By BosNewsLife Asia Service with reporting by BosNewsLife’s Stefan J. Bos
VIENTIANE, LAOS (BosNewsLife)– Dozens of Christian villagers in southern Laos face expulsion from their homes and death threats Friday, March 21, because they refuse to abandon their faith in Jesus Christ, friends told BosNewsLife.
Despite the threats, three families have “joined the Christian faith”, following the example of five families who were already blacklisted by local authorities in Natahall village, in the Phin District of Savannakhet Province, said Human Rights Watch for Lao Religous Freedom (HRWLRF).
The HRWLRF, which supports the local believers, told BosNewsLife that the eight Christian families were summoned last week by the village chief and regional police “who want to stop the spread of Christianity.”
During the four-hour meeting on March 11, officials reportedly jeered the Natahall Christians, saying they should turn away from their Christian faith. Officials reportedly said the Christians are believing in a foreign
“We fought to rid of the Americans before and now you are leading their religion into our homes,” authorities said, according to Christians familiar with the situation.
“Christian residents of Natahall village are fighting hard to keep their homes as well as their constitutionally guaranteed right to believe in the Christian faith. They have appealed to the Phin District religious affairs [officials] to intervene.”
Officials did not yet intervene Friday, March 21. Troubles began in December when the five initially targeted families were reportedly told by the village chief, police and religious affairs officials that they would be “personally responsible for any death coming upon Natahall villagers”.
Local officials, including village chief Mr. Amka, were overheard saying that “believing in God violated the village’s longstanding spirit beliefs and customs.”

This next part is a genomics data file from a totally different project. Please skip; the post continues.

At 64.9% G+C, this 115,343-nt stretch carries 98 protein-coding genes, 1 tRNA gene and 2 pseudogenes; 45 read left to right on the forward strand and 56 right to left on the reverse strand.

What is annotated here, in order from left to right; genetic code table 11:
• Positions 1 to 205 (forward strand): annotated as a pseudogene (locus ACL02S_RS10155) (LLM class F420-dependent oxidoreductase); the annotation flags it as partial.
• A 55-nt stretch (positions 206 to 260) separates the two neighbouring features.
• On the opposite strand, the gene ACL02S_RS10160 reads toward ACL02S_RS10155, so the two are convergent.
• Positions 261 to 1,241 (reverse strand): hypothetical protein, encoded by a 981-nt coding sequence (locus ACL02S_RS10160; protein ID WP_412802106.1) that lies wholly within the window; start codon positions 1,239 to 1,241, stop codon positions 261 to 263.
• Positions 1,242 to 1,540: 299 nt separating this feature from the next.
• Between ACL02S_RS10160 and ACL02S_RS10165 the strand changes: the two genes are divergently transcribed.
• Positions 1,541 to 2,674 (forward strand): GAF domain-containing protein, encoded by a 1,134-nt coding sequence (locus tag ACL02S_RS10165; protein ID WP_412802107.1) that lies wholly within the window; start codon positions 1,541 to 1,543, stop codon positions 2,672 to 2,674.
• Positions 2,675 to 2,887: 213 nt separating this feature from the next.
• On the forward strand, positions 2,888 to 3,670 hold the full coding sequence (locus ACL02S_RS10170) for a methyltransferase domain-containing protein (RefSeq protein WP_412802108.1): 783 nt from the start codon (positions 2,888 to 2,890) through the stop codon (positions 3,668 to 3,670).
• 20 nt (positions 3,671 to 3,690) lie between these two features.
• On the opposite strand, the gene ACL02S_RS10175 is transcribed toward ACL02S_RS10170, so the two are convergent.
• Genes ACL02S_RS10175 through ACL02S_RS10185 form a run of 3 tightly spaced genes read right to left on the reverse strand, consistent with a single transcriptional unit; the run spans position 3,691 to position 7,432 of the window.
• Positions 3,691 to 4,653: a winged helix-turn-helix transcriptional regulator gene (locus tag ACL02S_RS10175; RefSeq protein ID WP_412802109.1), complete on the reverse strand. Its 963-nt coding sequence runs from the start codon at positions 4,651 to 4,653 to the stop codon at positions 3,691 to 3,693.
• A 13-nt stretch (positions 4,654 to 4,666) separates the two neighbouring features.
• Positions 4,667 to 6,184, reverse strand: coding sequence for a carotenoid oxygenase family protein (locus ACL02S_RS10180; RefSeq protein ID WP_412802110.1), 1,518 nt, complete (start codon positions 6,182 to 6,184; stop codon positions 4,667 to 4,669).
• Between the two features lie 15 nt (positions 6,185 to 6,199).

In Laos locals often use one name.
HRWLRF said the families threatened with eviction included three families of four of “Mr. A-boun, Mr. Lahaw and Mr. Bountun” as well as a family of 10 people of “Mr. Sorn” and that of “Mrs. Achak, a family of two.”
The three recently converted families were also believed to have been blacklisted by authorities.
“The village chief was prepared to issue legal documents for relocating Christians to other Christian communities in the province,” the HRWLRF said.
The group said it has urged the Lao government “to respect the right of the Lao people to religious freedom and the accompanying right to gather for worship as guaranteed in the Lao constitution and the U.N. International Covenant on Civil and Political Rights, ratified by Laos in 2009.”
The latest stand-off comes amid wider concerns among Christians and activists about a perceived crackdown on Christianity in the impoverished Communist-run nation, where several believers have reportedly been killed and tortured in recent years.
“One of the five remaining Marxist-Leninist countries in the world, Christians in Laos face opposition both
from the Communist party, who consider them to be ‘foreign agents’, and from local Buddhist leaders, who believe that Laos and Buddhism belong inextricably together and want to keep their country ‘pure’,” observed advocacy Open Doors in a recent report.
“Christians, particularly from tribal areas, are arrested, detained and pressured to renounce their faith. Some are even killed,” the group added.
Conducting church activities require government permission, but the government rarely gives consent, according to several Christian sources.
Only a limited number of registered Christian congregations are allowed to have services in the heavily Buddhist Asian nation 6.4 million people, with just roughly 170,000 Christians.
President Choummaly Sayasone is under pressure to allow more freedom in Laos, which ranks 21 on the annual World Watch List of Open Doors of 50 countries where it says Christians experience the “worst persecution.”